This was also suggested by long term Anonymous mouthpiece Anonymousabu, who said, “Update regarding Symantec: Stay tuned for the f*cking lulz. Let’s just say Symantec tried to give us 50,000 reasons not to release sources!” before the release went live.
The Real Sabu @anonymouSabu
Update regarding Symantec: Stay tuned for the fucking lulz. Let’s just say Symantec tried to give us 50,000 reasons not to release sources!
6 Feb 12
“We are not in contact with the FBI. We are using this email account to protect our network from you. Protecting our company and property are our top priorities,” says an email apparently sent from a Symantec representative that explains why the firm initially dropped out of the deal.
“We can’t pay you $50,000 at once for the reasons we discussed previously. We can pay you $2,500 per month for the first three months. In exchange, you will make a public statement on behalf of your group that you lied about the hack (as you previously stated). Once that’s done, we will pay the rest of the $50,000 to your account and you can take it all out at once. That should solve your problem…. Obviously you still have our code so if we don’t follow through you still have the upper hand.”
Symantec’s official line is that no customer data is affected and that it has fixed any vulnerabilities that its code might have.
“Symantec can confirm that a segment of its source code has been accessed. Upon investigation of the claims made by Anonymous regarding source code disclosure, Symantec believes that the disclosure was the result of a theft of source code that occurred in 2006,” it says in a statement on a page dedicated to the attack.
“Since 2006, Symantec has instituted a number of policies and procedures to prevent a similar incident from occurring. Furthermore, there are no indications that customer information has been impacted or exposed at this time.”
We have asked Symantec to comment on this latest update.
Symantec told us that the emails are genuine but were part of a law enforcement investigation into the attack. It added that the case is ongoing and it would like to stay quiet on the details.
“In January an individual claiming to be part of the ‘Anonymous’ group attempted to extort a payment from Symantec in exchange for not publicly posting stolen Symantec source code they claimed to have in their possession. Symantec conducted an internal investigation into this incident and also contacted law enforcement given the attempted extortion and apparent theft of intellectual property,” said a spokesperson.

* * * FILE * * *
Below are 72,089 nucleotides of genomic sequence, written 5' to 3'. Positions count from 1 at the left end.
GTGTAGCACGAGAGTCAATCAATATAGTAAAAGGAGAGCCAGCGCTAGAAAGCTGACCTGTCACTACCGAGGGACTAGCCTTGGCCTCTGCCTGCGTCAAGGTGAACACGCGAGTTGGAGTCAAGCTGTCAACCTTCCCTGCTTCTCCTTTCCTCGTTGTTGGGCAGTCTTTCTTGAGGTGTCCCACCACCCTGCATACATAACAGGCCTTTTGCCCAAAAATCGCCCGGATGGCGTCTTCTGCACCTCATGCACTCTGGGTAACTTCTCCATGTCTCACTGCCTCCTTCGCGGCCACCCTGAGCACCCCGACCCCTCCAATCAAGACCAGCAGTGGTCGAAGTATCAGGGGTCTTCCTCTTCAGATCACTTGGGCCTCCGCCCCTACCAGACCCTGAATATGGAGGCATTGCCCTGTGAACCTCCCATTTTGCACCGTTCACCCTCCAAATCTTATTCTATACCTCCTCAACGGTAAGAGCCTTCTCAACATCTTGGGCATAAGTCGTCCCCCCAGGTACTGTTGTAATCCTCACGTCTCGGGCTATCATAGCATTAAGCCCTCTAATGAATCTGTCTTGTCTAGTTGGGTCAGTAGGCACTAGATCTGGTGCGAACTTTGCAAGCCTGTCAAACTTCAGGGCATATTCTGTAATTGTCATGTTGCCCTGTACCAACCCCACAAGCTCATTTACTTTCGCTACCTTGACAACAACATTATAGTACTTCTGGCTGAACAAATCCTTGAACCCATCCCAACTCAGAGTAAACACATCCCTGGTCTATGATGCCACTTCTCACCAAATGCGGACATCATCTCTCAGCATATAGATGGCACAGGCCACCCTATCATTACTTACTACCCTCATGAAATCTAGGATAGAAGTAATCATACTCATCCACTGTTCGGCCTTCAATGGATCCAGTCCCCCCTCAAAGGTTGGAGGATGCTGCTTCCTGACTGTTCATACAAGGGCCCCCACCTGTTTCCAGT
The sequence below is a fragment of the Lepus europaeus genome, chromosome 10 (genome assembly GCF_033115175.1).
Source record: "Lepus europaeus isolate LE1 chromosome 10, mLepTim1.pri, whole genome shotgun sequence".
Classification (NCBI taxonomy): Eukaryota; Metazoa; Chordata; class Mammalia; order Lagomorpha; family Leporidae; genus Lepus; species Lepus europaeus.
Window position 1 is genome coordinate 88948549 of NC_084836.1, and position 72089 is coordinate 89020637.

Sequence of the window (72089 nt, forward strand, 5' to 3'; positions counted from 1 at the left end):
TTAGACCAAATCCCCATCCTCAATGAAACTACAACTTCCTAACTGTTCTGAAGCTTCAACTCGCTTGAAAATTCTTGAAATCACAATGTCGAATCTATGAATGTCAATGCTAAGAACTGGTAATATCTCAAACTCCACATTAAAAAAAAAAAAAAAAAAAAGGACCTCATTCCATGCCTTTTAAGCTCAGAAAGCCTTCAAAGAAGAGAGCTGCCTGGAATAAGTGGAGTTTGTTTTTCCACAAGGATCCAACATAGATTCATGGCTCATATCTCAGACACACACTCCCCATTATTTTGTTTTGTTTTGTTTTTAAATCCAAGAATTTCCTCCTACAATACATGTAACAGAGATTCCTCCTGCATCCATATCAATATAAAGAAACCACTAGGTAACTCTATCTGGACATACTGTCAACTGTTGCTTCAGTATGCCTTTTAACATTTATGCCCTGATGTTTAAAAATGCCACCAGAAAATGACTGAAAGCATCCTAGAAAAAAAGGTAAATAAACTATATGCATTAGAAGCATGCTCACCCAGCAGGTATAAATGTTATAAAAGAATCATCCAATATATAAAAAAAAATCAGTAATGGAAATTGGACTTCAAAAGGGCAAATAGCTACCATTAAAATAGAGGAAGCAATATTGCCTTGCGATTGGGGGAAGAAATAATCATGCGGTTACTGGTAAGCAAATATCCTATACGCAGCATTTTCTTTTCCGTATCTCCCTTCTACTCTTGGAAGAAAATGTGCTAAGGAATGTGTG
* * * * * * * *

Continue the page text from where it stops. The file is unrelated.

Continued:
“The communications with the person(s) attempting to extort the payment from Symantec were part of the law enforcement investigation. Given that the investigation is still ongoing, we are not going to disclose the law enforcement agencies involved and have no additional information to provide.”
Yesterday we reported that the Brazilian branch of the populist group had attacked four major banks. The attacks have continued today, striking out at three more banks – Citibank, Panamericano, and Febraban.
Earlier the group said:
Translated, it says, “# WARNING OpWeeksPayment Sailors: Increase the volume of your turntables because today we have much TANGO! TRACK …”
The group is protesting over economic inequality in the country and claims that the aim is not to defraud customers. It has also taken down Cielo, a credit and debit card operator.
It announced the attacks on Twitter, with tweets similar to, “# OpWeeksPayment – Sailors WARNING: Target reached! Citibank is drifting! TANGO DOWN!”
“# WARNING OpWeeksPayment Sailors: The febraban.org.br joined the friends there in the sea! This will be grounded for a long time!” another read.
It’s unclear whether attacking eight financial targets will be enough for the busy group or whether more are in the firing line.
Anonymous apparently has declared war on Finland after the country began blocking access to the filesharing web site Pirate Bay.
Yesterday we reported that the large Finnish ISP Elisa, had begun blocking the web site at the order of Finland’s High Court. This news was not taken well by Anonymous, which responded by hacking its ‘enemy’.
“TANGO DOWN http://www.antipiracy.fi Copyright Information & Anti-Piracy Centre In Finland | And We’ll keep it down as long as We want \o/,” wrote the Anon_Finland account on Twitter.
The cause caught the attention of the wider Anonymous hacktivist collective, and the Anonymous Finns got its support.
“Finland is apparently just begging for some sweet, sweet Anonymous action. We shall oblige them. #Elisagate ^_^” wrote Youanonnews.
Anonymous Sabu, one of the more vocal members of the group also took an interest. “Ladies and gents: today we will focus on Finland. and every country like it who has begun a campaign of censorship. First steps to Cyberwar,” he tweeted, adding, “To the Finnish government: Stop censorship or deal with the consequences.”